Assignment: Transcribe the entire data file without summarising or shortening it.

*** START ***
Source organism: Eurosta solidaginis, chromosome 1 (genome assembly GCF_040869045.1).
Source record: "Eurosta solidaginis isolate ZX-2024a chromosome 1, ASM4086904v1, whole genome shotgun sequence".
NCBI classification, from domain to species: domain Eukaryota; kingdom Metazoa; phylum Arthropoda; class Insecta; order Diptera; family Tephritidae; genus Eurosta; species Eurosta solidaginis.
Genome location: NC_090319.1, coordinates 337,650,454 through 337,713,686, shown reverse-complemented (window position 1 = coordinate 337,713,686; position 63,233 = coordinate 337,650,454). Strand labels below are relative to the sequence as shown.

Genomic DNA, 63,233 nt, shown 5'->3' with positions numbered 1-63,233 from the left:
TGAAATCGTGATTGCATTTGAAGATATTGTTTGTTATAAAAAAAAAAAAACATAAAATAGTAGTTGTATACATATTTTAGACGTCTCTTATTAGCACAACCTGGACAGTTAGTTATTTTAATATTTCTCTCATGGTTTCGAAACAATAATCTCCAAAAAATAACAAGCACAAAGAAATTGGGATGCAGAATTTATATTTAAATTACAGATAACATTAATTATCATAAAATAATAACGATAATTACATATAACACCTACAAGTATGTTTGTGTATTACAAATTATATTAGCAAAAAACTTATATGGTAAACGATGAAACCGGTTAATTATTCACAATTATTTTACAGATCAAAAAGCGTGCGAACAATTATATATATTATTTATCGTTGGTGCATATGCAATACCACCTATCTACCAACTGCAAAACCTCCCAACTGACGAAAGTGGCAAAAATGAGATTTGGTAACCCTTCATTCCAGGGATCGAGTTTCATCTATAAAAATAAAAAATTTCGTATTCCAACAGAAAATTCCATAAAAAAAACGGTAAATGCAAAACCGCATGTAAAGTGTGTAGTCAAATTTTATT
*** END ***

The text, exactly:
Source organism: Eurosta solidaginis, chromosome 1 (genome assembly GCF_040869045.1).
Source record: "Eurosta solidaginis isolate ZX-2024a chromosome 1, ASM4086904v1, whole genome shotgun sequence".
NCBI classification, from domain to species: domain Eukaryota; kingdom Metazoa; phylum Arthropoda; class Insecta; order Diptera; family Tephritidae; genus Eurosta; species Eurosta solidaginis.
Genome location: NC_090319.1, coordinates 337,650,454 through 337,713,686, shown reverse-complemented (window position 1 = coordinate 337,713,686; position 63,233 = coordinate 337,650,454). Strand labels below are relative to the sequence as shown.

Genomic DNA, 63,233 nt, shown 5'->3' with positions numbered 1-63,233 from the left:
TGAAATCGTGATTGCATTTGAAGATATTGTTTGTTATAAAAAAAAAAAAACATAAAATAGTAGTTGTATACATATTTTAGACGTCTCTTATTAGCACAACCTGGACAGTTAGTTATTTTAATATTTCTCTCATGGTTTCGAAACAATAATCTCCAAAAAATAACAAGCACAAAGAAATTGGGATGCAGAATTTATATTTAAATTACAGATAACATTAATTATCATAAAATAATAACGATAATTACATATAACACCTACAAGTATGTTTGTGTATTACAAATTATATTAGCAAAAAACTTATATGGTAAACGATGAAACCGGTTAATTATTCACAATTATTTTACAGATCAAAAAGCGTGCGAACAATTATATATATTATTTATCGTTGGTGCATATGCAATACCACCTATCTACCAACTGCAAAACCTCCCAACTGACGAAAGTGGCAAAAATGAGATTTGGTAACCCTTCATTCCAGGGATCGAGTTTCATCTATAAAAATAAAAAATTTCGTATTCCAACAGAAAATTCCATAAAAAAAACGGTAAATGCAAAACCGCATGTAAAGTGTGTAGTCAAATTTTATT